Capital Stack is the layers of financing in a company or project.

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Certificate of Incorporation (COI)

A Certificate of Incorporation is a state filing that creates a corporation once filed with the secretary of state. The filing informs the secretary of state about the name the company plans to operate under, whom the state can serve process on (the registered agent), where to mail important documents, and equity classification information.

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Control terms are terms that allow a VC to exert positive or veto control in a deal.

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Conversion Discount

A Conversion Discount is when the holder of a convertible note has a right to convert into a subsequent financing round or transaction at a “discount” to the price per share of that round.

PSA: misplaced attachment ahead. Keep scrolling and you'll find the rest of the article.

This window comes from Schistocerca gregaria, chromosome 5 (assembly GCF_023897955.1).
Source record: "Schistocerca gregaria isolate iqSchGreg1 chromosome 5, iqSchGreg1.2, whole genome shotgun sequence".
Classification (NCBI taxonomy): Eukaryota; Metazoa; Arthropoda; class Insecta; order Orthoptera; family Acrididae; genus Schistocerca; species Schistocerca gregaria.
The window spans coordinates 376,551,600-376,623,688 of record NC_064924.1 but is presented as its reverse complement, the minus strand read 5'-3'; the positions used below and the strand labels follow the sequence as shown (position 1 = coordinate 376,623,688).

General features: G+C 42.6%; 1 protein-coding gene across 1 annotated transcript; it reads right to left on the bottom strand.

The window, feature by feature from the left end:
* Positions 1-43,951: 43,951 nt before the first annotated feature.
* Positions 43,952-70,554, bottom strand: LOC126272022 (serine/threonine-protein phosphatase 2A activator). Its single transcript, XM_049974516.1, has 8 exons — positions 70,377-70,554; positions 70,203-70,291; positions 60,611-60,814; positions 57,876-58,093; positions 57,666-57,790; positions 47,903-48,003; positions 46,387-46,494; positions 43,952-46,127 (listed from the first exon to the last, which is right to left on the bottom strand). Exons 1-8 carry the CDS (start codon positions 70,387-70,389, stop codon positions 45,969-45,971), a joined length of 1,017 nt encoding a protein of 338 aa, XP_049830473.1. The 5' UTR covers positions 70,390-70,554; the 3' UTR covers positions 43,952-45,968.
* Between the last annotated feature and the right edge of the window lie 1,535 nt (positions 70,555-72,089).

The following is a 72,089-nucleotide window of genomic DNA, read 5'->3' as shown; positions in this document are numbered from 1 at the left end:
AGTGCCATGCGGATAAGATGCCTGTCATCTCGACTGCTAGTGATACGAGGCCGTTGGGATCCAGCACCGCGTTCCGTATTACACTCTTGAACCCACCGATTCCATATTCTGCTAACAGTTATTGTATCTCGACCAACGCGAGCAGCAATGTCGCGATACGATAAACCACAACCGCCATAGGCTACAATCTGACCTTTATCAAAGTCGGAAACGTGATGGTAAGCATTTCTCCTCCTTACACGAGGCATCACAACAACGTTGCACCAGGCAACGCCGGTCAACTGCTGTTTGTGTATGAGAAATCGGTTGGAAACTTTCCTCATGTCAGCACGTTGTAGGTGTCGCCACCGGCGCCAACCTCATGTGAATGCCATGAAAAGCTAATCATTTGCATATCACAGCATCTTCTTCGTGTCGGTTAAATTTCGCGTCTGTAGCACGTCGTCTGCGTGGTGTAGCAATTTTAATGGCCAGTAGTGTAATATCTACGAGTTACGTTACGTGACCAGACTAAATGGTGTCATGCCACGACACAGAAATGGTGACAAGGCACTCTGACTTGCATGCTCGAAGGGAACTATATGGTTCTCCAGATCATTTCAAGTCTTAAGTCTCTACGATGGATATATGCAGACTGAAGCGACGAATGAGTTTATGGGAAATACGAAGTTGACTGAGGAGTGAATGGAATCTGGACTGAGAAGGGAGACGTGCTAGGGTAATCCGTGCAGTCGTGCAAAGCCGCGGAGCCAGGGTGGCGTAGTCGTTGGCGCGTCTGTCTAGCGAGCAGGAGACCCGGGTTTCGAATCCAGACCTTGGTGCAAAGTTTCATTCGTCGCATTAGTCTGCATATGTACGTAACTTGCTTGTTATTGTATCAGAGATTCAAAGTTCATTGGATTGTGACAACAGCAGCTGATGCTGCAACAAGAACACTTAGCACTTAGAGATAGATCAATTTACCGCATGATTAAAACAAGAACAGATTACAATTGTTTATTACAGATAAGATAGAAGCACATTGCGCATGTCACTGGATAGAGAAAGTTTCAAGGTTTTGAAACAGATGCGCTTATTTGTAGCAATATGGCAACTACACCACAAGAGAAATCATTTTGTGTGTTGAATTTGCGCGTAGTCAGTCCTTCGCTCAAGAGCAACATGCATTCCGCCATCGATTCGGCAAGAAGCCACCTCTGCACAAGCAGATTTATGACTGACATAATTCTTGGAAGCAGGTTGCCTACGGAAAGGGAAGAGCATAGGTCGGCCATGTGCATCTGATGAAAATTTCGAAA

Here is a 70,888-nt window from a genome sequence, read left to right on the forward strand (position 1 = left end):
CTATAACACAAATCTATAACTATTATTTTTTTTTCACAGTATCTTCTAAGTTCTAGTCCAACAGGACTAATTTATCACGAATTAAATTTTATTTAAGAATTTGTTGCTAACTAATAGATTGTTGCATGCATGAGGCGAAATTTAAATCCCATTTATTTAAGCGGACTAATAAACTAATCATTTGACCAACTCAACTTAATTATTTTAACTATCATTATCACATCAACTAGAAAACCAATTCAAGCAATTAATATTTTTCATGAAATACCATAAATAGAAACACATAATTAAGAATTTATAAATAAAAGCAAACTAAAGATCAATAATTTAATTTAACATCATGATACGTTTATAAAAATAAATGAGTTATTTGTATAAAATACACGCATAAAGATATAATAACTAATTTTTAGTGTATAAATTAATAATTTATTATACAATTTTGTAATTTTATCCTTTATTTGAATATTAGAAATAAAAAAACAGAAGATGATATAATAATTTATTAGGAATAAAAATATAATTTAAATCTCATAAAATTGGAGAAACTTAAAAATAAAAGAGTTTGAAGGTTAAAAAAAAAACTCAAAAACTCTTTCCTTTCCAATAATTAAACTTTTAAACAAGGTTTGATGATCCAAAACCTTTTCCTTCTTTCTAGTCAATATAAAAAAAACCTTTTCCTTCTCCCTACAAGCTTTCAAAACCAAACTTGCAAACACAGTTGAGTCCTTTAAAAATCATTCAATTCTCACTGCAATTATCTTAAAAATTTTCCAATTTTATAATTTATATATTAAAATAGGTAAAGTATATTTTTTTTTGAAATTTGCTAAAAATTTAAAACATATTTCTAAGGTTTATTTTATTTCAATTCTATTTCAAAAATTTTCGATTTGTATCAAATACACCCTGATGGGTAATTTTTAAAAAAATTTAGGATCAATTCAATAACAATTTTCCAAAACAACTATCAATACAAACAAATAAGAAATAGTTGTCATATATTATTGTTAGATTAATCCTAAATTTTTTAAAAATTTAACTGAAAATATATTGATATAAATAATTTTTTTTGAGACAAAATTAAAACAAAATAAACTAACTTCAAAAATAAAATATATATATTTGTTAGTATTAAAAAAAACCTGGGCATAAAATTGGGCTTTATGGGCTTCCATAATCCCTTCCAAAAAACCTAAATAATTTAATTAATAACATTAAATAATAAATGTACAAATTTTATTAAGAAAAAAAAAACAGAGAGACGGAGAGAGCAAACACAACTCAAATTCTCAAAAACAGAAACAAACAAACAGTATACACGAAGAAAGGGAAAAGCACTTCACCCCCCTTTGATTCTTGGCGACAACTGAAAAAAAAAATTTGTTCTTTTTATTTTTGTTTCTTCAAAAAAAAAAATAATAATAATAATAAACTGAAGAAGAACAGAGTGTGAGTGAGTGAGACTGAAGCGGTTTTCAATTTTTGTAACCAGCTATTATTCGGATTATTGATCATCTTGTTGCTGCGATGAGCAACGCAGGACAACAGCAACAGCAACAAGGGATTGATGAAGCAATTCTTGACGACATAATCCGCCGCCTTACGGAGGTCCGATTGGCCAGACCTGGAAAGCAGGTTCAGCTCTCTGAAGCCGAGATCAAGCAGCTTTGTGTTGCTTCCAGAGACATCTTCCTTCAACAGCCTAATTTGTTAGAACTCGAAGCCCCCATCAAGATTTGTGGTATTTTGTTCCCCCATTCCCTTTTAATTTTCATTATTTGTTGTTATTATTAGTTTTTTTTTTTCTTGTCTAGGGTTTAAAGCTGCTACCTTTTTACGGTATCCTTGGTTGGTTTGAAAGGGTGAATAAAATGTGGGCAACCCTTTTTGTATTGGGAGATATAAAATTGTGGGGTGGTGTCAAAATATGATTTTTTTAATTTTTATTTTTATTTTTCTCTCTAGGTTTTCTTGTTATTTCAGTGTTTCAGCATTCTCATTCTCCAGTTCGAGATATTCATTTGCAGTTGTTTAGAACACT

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Convertible Note

A Convertible Note is short-term debt that converts into equity, typically in conjunction with a financing round. By using a convertible note, the investor would be loaning money to a startup, and instead of a return in the form of principal with interest, the investor would receive equity in the startup.

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Convertible Security

A Convertible Security is a security that may convert into another kind of security in a company. See Convertible Note.

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Dilution is the reduction in ownership percentage of a share of stock caused by the issuance of new stock.

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Distribution is a payment by a company to its shareholders (or members in the context of an LLC).

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Drag Along Rights